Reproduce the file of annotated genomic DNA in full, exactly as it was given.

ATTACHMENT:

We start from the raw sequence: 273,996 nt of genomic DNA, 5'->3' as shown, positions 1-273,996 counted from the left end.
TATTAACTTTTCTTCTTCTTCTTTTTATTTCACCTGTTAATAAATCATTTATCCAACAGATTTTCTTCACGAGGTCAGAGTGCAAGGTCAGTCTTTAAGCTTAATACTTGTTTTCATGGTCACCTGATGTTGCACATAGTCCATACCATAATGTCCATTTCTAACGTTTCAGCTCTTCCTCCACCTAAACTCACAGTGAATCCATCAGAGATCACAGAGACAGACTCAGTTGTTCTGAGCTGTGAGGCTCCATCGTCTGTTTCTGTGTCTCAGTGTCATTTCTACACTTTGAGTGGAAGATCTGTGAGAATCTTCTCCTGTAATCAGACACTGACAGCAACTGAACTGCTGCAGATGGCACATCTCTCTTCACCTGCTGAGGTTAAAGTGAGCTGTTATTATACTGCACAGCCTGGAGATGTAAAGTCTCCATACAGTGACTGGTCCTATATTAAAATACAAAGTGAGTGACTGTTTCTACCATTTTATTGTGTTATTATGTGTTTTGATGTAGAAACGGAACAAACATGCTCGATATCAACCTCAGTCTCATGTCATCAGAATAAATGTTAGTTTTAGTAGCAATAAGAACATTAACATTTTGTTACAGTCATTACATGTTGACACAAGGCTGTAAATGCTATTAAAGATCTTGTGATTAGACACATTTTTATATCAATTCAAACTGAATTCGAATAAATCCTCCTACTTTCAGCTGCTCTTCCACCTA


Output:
We start from the raw sequence: 273,996 nt of genomic DNA, 5'->3' as shown, positions 1-273,996 counted from the left end.
TATTAACTTTTCTTCTTCTTCTTTTTATTTCACCTGTTAATAAATCATTTATCCAACAGATTTTCTTCACGAGGTCAGAGTGCAAGGTCAGTCTTTAAGCTTAATACTTGTTTTCATGGTCACCTGATGTTGCACATAGTCCATACCATAATGTCCATTTCTAACGTTTCAGCTCTTCCTCCACCTAAACTCACAGTGAATCCATCAGAGATCACAGAGACAGACTCAGTTGTTCTGAGCTGTGAGGCTCCATCGTCTGTTTCTGTGTCTCAGTGTCATTTCTACACTTTGAGTGGAAGATCTGTGAGAATCTTCTCCTGTAATCAGACACTGACAGCAACTGAACTGCTGCAGATGGCACATCTCTCTTCACCTGCTGAGGTTAAAGTGAGCTGTTATTATACTGCACAGCCTGGAGATGTAAAGTCTCCATACAGTGACTGGTCCTATATTAAAATACAAAGTGAGTGACTGTTTCTACCATTTTATTGTGTTATTATGTGTTTTGATGTAGAAACGGAACAAACATGCTCGATATCAACCTCAGTCTCATGTCATCAGAATAAATGTTAGTTTTAGTAGCAATAAGAACATTAACATTTTGTTACAGTCATTACATGTTGACACAAGGCTGTAAATGCTATTAAAGATCTTGTGATTAGACACATTTTTATATCAATTCAAACTGAATTCGAATAAATCCTCCTACTTTCAGCTGCTCTTCCACCTA